Cardinal Tarcisio Bertone, the Vatican’s Secretary of State and effectively the second most important official in the Catholic Church, has written a new book titled, “L’etica del Bene Comune nella Dottrina Sociale della Chiesa” (The Ethics of the Common Good in the Social Doctrine of the Church), with a preface from the Russian Orthodox Metropolitan Kirill of Smolensk and Kaliningrad. The edition contains the Italian and Russian texts side-by-side, but it has not yet appeared in English though the Zenit News Agency has reported on the book’s presentation in Moscow.
The book is notable for its ecumenical character; it’s not often that the Catholic and the Russian Orthodox Churches have collaborated at such a high level. Such an effort could lead to closer relations and more dialogue in the future.
Overall, there is a large degree of agreement between Kirill and Bertone, but there are also some strikingly different perspectives on economic globalization and the role of the nation-state.
Kirill writes that money is only a means for an entrepreneurial activity: “Genuine, totally exciting work, is the businessman’s real wealth. The absence of the worship of money emancipates man, makes him free interiorly and similar to his Creator.” But he also asserts that globalization has increased the gap between rich and poor in the last twenty years and calls an international economic system always on the verge of crisis anything but ethical.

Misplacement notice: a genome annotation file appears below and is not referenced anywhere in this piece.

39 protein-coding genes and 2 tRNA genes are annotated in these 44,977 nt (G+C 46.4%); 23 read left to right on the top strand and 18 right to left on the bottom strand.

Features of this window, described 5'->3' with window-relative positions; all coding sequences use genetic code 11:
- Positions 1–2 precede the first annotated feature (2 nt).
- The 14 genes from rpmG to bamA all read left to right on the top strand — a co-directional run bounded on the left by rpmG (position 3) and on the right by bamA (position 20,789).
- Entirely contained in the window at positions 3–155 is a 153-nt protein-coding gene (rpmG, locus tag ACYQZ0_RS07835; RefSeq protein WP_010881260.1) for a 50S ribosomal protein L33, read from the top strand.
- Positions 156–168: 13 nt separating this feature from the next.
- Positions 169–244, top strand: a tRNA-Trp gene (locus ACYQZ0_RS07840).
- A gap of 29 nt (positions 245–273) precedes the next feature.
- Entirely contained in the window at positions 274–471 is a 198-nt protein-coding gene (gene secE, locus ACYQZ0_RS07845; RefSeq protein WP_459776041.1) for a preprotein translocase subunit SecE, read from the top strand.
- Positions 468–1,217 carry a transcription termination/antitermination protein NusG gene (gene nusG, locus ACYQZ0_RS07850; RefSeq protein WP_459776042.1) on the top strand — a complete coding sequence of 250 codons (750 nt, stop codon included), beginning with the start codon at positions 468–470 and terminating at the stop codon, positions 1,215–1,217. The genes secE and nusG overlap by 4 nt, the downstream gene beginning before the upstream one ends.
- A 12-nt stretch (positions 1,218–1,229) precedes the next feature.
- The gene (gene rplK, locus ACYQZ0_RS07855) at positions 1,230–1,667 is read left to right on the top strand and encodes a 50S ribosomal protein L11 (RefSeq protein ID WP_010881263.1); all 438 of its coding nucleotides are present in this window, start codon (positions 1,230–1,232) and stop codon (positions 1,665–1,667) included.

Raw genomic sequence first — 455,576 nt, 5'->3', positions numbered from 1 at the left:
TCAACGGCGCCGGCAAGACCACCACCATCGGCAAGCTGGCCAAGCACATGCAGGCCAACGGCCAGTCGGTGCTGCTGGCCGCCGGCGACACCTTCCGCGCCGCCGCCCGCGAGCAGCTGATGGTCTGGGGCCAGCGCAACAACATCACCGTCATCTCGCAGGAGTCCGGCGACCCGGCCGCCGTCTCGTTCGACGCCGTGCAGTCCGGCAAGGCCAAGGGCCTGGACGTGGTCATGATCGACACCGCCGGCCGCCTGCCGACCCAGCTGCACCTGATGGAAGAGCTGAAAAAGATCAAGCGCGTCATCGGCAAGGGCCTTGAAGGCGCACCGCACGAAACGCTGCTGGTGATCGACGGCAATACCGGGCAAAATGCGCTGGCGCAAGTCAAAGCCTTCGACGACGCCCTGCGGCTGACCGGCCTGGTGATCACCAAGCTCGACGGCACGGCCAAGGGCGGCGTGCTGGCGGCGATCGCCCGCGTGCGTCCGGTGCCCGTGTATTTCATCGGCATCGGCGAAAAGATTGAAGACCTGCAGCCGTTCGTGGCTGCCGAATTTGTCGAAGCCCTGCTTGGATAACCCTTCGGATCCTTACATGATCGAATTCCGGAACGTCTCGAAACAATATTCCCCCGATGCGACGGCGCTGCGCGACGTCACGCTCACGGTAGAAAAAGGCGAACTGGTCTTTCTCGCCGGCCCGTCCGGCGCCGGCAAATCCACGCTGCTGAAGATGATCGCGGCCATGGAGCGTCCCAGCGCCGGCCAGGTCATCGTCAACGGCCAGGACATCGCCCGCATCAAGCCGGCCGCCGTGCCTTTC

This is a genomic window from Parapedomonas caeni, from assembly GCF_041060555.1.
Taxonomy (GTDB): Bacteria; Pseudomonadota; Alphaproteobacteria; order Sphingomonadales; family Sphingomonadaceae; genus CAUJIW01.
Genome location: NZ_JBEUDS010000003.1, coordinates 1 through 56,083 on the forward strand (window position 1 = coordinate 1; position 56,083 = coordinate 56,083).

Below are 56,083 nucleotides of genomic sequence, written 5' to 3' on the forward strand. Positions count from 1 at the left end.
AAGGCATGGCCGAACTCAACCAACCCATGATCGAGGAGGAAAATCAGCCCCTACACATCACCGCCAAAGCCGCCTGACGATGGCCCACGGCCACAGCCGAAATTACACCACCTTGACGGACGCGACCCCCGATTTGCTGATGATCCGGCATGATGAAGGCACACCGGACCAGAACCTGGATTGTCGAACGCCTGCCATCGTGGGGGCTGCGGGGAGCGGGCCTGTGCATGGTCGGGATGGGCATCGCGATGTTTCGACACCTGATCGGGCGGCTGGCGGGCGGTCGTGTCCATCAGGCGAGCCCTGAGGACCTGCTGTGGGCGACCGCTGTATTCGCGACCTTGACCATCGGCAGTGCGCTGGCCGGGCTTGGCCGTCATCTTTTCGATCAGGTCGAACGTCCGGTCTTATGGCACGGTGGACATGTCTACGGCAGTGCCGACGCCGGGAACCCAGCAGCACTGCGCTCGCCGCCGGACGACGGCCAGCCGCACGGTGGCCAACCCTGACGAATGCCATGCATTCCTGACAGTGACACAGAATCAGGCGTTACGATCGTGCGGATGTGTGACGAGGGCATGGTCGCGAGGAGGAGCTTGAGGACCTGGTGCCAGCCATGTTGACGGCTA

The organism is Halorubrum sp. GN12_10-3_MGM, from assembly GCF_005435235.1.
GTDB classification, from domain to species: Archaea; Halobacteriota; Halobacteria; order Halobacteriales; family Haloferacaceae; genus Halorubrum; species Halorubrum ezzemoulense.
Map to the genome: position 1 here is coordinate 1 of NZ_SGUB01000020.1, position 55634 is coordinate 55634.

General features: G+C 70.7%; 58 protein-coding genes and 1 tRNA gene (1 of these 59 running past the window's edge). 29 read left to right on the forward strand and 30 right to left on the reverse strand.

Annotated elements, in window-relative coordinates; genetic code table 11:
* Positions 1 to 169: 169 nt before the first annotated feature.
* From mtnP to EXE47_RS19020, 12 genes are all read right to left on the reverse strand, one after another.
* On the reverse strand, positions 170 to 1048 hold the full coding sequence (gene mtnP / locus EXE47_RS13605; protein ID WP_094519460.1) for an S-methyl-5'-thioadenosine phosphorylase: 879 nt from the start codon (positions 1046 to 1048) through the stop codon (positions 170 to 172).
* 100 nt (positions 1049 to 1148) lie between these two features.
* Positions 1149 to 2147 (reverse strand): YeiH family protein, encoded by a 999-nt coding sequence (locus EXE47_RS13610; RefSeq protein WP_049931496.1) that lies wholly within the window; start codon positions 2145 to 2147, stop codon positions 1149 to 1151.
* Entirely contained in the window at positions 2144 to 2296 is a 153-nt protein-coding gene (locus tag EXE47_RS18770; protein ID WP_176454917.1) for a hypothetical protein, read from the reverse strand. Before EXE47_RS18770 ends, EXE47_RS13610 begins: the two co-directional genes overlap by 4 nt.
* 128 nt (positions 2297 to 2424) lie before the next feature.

On the other hand, Bertone does not despair about the new challenges brought on by rapid growth and stresses the potential common good of economic globalization. His positive appraisal is rooted in the history of economic development in the Christian West. He extensively illustrates the various institutions founded thanks to a Christian spirit and an entrepreneurial vocation: schools, hospitals, banks and charitable organizations.
Not surprisingly, both Kirill and Bertone agree that a morally-orientated economy is a fundamental aspect for the development of a harmonious society, and both affirm that such a society should tend naturally to the common good when human activity is inspired by the principle of “fraternity.”
For Kirill, however, the notion of fraternity is primarily based on national identity and national growth, whereas Bertone stresses a more “universal,” trans-national aspect of this principle.
Furthermore, Bertone also speaks eloquently of philanthropy, solidarity, reciprocity, and above all gratitude. Man must recognize “the logic of the gift he has received and its gratuitousness,” and in doing so it will be easier for him to “express solidarity”.
In general, Kirill’s assessement of globalization is largely negative; Bertone’s is more hopeful. But neither of them, unfortunately, seem to take economics as a science very seriously. Many of their arguments, both positive and negative, on globalization would have benefited from an analysis of how markets work, or should work, in conjunction with the moral and ethical beliefs of individuals and society.
This volume proves that Christian social doctrine, whether it be Orthodox or Catholic, cannot exist simply as a pious wish or a moral theory; at some point, it has to deal with reality and the everyday world of human activities and relations. Without a grasp of this reality, social doctrine will most probably remain the Church’s “best-kept secret.”